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Minor League Stats Take Leap Forward

Will Lingo -Premium Content

We've been to the source and have seen the way stats were collected this season. And we were impressed. For those of you who haven't followed the minor league stat soap opera day by day, we had our third official statistician in three years this season. After Howe Sportsdata (now Sportsticker) had the contract for years, Minor League Baseball awarded it to the Sports Network for the 2004 season.

Minors | #2005#Column

Changes Should Spur Creative Ideas

Will Lingo -Premium Content

The player-development changes being pushed through by Major League Baseball have stimulated hours of discussion and debate in the halls of Baseball America. Imagine the possibilities. A scouting combine? A revamped short-season schedule? Instructional league for every team? It will change the way we cover the game, and the way you follow it. The inevitable questions we come to, though, are: Are these changes going to do what they're designed to do? Are there more ideas or different ideas that could do more? And in the end, are teams going to go for it?

Minors | #2005#Column

Major Shakeup In Minors Looks Likely

Will Lingo -Premium Content

Since we first heard rumors about possible changes to the draft and the structure of the short-season level of the minor leagues, Baseball America reporters have called more than 20 people who work in the game, from agents to general managers to scouting and farm directors to minor league presidents to Major League Baseball officials. So while a lot of details remain unclear, one thing seems unmistakable—changes are afoot.

Minors | #2005#Column

For Pulsipher, Down Doesn’t Mean Out

Bill Pulsipher -Premium Content

Alan Schwarz' Going Deep column is usually in question-and-answer format, but for this issue we make an exception for Bill Pulsipher—one of the spring training's biggest surprises. Here, he tells of his amazing ongoing battle with depression, one he is winning to the point that he made the Cardinals roster after not pitching in the big leagues since 2001.

Majors | #2005#Column

The 31st Team

Jim Callis -Premium Content

When we're compiling the 900 scouting reports for the Prospect Handbook, there always are a few that wind up on the cutting-room floor. Here are 37 players who were slated to be in the Handbook at one point but wound up not making the final cut.

Minors | #2005#Column

Officials Plan To OK Return Of TAWS

Will Lingo -Premium Content

The minors have seen various forms of a Triple-A World Series over the years, the most recent coming from 1998-2000. It was one of the main reasons Triple-A realigned into two leagues—remember the American Association?—and debuted as a best-of-five series in Las Vegas with much fanfare. It didn't work, at least not on the scale organizers hoped for. So after the original three-year deal to hold the event in Las Vegas expired, so did the Triple-A World Series. But the idea got moving again thanks to Ken Schnacke, president of the IL's Columbus Clippers, and Minor League Baseball vice president Pat O'Conner. It was a major topic of discussion in Sacramento this year at the Triple-A all-star game, and there is strong momentum for bringing the series back in 2006.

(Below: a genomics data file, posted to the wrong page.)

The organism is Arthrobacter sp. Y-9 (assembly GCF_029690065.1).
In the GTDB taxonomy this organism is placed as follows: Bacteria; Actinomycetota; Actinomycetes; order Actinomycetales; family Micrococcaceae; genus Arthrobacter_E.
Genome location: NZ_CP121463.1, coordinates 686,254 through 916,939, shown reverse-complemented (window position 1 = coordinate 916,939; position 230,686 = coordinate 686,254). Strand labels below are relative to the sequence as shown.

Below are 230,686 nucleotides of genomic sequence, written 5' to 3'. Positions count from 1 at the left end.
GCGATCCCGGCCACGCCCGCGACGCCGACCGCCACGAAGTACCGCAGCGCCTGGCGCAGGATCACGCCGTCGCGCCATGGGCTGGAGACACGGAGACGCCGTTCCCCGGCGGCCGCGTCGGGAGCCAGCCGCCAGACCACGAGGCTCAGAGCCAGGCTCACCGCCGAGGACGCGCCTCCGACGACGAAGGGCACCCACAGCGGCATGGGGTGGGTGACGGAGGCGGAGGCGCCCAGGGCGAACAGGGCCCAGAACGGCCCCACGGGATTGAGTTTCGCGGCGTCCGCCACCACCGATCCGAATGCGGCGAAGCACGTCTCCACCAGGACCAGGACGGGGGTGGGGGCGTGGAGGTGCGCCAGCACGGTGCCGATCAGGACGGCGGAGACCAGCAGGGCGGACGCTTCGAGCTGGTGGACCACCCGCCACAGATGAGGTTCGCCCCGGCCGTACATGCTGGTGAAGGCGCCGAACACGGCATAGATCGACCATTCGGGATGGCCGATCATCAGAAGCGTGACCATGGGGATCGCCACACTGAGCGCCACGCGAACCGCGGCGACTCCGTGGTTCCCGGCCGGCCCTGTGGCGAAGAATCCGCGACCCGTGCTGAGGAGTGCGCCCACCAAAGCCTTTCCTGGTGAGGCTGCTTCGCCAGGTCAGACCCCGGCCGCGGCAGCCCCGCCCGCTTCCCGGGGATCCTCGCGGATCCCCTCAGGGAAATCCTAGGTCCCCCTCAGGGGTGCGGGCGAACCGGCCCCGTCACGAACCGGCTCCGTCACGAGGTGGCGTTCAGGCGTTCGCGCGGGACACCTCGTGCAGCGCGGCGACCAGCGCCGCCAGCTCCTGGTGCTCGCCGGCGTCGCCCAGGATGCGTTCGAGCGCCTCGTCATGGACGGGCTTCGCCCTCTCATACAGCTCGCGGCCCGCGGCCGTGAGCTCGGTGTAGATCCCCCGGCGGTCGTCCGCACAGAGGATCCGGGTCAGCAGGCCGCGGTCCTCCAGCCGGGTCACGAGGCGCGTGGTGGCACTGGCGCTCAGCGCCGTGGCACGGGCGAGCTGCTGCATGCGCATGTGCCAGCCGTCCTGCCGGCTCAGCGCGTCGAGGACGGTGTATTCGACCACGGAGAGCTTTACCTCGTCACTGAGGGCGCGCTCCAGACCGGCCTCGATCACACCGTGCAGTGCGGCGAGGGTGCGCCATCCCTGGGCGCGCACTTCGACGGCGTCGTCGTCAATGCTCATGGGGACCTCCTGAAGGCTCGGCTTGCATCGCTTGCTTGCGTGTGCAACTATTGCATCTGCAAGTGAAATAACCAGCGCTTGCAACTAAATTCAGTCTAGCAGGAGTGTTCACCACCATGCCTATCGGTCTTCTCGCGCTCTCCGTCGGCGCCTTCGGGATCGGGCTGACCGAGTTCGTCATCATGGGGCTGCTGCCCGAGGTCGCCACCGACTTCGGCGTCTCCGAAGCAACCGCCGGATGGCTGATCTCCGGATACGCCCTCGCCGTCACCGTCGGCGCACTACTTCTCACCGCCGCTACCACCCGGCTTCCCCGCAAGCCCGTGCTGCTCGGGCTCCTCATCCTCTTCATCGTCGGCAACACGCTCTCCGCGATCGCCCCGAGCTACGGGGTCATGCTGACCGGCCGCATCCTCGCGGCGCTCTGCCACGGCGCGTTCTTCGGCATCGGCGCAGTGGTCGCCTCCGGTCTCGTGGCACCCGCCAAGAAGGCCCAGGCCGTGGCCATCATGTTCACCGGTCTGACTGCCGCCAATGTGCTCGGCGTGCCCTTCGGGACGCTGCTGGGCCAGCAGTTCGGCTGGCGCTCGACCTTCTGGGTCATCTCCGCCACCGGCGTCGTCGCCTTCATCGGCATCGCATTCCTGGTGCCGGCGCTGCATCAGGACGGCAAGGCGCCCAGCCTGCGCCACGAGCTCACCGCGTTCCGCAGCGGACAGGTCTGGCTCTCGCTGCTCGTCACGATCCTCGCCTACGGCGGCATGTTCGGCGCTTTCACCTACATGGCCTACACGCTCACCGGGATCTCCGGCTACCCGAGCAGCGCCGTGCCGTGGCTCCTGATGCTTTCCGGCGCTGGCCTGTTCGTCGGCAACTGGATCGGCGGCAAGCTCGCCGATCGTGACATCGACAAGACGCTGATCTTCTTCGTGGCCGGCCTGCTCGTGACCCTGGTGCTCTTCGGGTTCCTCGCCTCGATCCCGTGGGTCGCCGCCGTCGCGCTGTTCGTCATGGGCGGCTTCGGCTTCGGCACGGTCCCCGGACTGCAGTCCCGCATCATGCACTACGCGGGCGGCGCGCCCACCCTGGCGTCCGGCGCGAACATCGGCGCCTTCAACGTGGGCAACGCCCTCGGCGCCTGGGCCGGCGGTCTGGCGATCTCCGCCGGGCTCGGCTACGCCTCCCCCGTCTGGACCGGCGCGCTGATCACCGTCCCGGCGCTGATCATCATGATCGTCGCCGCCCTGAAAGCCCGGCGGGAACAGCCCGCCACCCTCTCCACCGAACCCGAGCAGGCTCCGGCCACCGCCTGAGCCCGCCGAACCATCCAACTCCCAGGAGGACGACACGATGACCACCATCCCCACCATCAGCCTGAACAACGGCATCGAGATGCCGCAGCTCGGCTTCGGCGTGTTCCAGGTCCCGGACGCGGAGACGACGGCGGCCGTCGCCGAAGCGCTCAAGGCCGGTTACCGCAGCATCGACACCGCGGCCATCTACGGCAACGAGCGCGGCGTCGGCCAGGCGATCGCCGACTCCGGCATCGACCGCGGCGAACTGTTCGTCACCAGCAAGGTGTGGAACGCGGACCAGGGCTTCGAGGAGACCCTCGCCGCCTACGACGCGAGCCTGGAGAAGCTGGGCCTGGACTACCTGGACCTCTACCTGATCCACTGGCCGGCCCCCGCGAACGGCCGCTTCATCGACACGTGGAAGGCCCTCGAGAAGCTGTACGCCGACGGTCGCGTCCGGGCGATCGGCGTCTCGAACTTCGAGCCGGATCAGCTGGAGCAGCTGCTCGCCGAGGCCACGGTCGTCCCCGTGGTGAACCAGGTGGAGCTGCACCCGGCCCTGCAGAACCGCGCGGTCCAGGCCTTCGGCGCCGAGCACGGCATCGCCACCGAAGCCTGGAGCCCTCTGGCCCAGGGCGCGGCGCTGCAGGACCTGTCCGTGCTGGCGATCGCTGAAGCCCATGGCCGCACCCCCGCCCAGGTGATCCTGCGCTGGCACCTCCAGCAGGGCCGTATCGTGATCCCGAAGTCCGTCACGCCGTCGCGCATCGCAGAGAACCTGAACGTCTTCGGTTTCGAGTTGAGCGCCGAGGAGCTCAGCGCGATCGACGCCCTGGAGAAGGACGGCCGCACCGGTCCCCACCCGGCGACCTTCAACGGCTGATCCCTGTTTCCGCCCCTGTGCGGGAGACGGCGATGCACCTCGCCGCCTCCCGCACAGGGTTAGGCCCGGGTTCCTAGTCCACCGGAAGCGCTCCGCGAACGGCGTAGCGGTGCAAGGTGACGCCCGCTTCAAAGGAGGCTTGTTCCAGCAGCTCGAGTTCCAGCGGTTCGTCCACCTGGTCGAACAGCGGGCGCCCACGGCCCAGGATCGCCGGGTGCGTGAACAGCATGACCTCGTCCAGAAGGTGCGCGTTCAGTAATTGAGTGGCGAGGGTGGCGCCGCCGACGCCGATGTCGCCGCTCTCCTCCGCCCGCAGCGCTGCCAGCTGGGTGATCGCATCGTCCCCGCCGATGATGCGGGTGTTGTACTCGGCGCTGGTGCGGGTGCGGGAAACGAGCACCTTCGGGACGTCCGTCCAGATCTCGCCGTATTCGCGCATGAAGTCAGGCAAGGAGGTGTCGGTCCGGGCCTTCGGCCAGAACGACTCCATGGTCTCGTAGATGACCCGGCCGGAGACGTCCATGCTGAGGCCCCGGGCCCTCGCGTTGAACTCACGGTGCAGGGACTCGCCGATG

Minors | #2005#Column

Brett Brings Verve To The Futures Game Manager Job

Will Lingo -Premium Content

The job of Futures Game manager is largely a ceremonial one, an opportunity for Major League Baseball to pay a small tribute to a past hero of the game. The managers often have local ties, as World manager Guillermo Hernandez did this year, returning to the city where he had his greatest success. But United States manager George Brett was too busy to get his pat on the back. Looking to interview George before the game? He's around the batting cage, watching his charges take batting practice and dispensing advice. Hoping for a photo op? Sorry, George is throwing BP to the fourth group. Brett is one of the only Futures Game managers ever to throw BP. That's not to say Brett made like Tony La Russa. He delegated most of the actual work to his coaches, who were minor league managers and much more familiar with the players than he was.

Minors | #2005#Column

Hard Work Helps Futures Game Grow

Will Lingo -Premium Content

The Futures Game has become one of the best events in baseball, going through a few growing pains since debuting in 1999 to become a fixture in the mental datebook of the serious fan. Most of you have just noticed the steady parade of prospects who have added their names to the Futures Game alumni roster, usually on their way to the major leagues and greater success. And that's as it should be. The hours of hard work by those of us behind the scenes is supposed to go unnoticed, as long as we provide a few hours of quality baseball entertainment for you.